only occur at the beginning and end of the axon
a-d

c

Where are action potentials regenerated as they propagate along a myelinated axon?
at every segment of the axon
at the internodes
at the nodes
at myelin
a-d

c

The node-to-node "jumping" regeneration of an action potential along a myelinated axon is called __________.
local propagation
continuous propagation
myelinated propagation
saltatory propagation
a-d

d

How do action potential propagation speeds in myelinated and unmyelinated axons compare?
Propagation is faster in unmyelinated axons.
Propagation speeds are similar in both axon types.
Propagation is faster in myelinated axons.
Propagation in myelinated axons is faster over short distances, but slower over long distance
a-d

c

Multiple sclerosis (MS) is a disease that stops action potential propagation by destroying the myelin around (normally) myelinated axons. Which of the following best describes how MS stops action potential propagation?
Without myelin, the internode membrane is depolarized more easily.
Without myelin, the internode membrane resistance decreases, preventing local currents from reaching adjacent nodes.
Without myelin, the node membrane more easily becomes refractory.
Without myelin, the internode membrane resistance increases, preventing local currents from reaching adjacent nodes.
a-d

b

The acetylcholine receptor is an example of what type of channel?
a voltage-gated channel
a chemically gated channel
a leak channel
a mechanically gated channe
a-d

b

Which of the following best describes the role of calcium in synaptic activity?
Calcium diffuses across the synaptic cleft to bind with receptors on the postsynaptic cell.
Calcium enters the postsynaptic cell and causes depolarization.
Calcium enters the presynaptic cell and causes the release of ACh.
Calcium breaks down acetylcholine.
a-d

c

Which of the following best describes how ACh causes depolarization of the postsynaptic membrane?
ACh activates acetylcholinesterase (AChE).
ACh opens voltage-gated calcium channels.
ACh opens ACh receptors.
ACh causes vesicles to fuse, releasing neurotransmitter into the synaptic cleft.

a-d

c

Curare is a drug that prevents ACh from binding to ACh receptors. How would you expect curare to affect events at a cholinergic synapse?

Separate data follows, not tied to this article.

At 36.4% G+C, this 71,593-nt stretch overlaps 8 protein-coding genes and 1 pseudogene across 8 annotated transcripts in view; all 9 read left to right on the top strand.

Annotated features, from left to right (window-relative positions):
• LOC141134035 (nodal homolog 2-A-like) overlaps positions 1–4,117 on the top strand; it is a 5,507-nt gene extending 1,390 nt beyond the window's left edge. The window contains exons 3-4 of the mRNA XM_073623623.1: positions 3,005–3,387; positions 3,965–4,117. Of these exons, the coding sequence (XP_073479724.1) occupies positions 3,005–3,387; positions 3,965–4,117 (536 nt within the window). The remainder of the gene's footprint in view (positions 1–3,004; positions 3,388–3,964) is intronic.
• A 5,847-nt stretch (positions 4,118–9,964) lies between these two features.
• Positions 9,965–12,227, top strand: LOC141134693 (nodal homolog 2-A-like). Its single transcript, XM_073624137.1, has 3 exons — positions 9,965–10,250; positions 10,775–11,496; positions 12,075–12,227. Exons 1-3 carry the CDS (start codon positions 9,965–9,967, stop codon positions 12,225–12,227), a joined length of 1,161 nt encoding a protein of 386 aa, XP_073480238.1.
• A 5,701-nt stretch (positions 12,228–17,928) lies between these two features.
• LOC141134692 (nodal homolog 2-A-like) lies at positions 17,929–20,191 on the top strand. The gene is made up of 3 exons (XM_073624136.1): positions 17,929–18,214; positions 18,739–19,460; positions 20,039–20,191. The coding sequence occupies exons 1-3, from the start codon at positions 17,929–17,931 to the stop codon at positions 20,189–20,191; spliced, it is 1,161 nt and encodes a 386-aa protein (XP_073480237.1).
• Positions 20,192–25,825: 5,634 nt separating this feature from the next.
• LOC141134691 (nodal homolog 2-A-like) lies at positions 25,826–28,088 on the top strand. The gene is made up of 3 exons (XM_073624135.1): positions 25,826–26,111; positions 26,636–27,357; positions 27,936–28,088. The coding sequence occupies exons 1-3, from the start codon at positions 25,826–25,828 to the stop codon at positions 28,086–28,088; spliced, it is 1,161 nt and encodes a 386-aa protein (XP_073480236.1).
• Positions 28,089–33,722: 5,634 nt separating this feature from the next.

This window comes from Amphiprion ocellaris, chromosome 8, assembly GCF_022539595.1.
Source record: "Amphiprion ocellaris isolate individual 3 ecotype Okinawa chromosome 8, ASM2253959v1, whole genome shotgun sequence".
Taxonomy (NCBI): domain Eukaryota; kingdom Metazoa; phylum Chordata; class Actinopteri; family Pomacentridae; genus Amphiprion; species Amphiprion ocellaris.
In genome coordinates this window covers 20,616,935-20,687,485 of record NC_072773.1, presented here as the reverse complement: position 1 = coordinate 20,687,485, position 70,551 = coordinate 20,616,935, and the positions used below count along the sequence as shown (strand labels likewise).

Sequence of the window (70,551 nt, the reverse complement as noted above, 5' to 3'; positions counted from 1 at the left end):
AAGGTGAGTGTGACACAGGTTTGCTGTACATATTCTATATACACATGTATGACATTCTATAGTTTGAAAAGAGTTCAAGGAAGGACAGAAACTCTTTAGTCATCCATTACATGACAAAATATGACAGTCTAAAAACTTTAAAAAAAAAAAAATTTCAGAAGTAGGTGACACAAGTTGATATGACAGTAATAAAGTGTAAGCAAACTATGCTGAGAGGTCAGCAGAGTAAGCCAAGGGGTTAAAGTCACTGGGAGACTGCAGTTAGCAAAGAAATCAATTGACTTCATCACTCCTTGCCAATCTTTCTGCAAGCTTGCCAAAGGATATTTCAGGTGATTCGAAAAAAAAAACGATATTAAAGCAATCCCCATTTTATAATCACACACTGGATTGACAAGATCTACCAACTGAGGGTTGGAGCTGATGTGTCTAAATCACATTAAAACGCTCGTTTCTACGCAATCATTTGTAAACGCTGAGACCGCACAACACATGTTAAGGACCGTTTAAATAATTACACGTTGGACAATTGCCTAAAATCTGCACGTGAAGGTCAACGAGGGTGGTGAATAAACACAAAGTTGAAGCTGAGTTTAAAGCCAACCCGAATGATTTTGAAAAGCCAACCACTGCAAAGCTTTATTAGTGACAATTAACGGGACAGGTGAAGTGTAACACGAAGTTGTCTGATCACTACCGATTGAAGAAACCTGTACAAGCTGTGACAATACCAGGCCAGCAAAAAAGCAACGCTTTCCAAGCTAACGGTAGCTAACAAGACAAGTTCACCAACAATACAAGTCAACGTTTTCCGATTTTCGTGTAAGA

Calcium would not diffuse into the presynaptic neuron.
Vesicles would not release ACh.
Acetylcholinesterase (AChE) would not break down ACh.
The postsynaptic cell would not depolarize.
a-d

d

What is the primary role of acetylcholinesterase (AChE) at a cholinergic synapse?
AChE binds to ACh receptors, causing them to open.
AChE degrades acetylcholine in the synaptic cleft.
AChE releases acetylcholine into the synaptic cleft.
AChE depolarizes the postsynaptic cell.
a-d

b

Which of the following best describes the order of events in synaptic activity?
Extracellular calcium enters the synaptic knob, triggering exocytosis of ACh. An action potential arrives and depolarizes the synaptic knob. ACh binds to receptors and depolarizes postsynaptic membrane. ACh is removed by AChE.
ACh is removed by AChE. ACh binds to receptors and depolarizes postsynaptic membrane. An action potential arrives and depolarizes the synaptic knob. Extracellular calcium enters the synaptic knob, triggering exocytosis of ACh.
An action potential arrives and depolarizes the synaptic knob. Extracellular calcium enters the synaptic knob, triggering exocytosis of ACh. ACh is removed by AChE. ACh binds to receptors and depolarizes postsynaptic membrane.
An action potential arrives and depolarizes the synaptic knob. Extracellular calcium enters the synaptic knob, triggering exocytosis of ACh. ACh binds to receptors and depolarizes postsynaptic membrane. ACh is removed by AChE.

d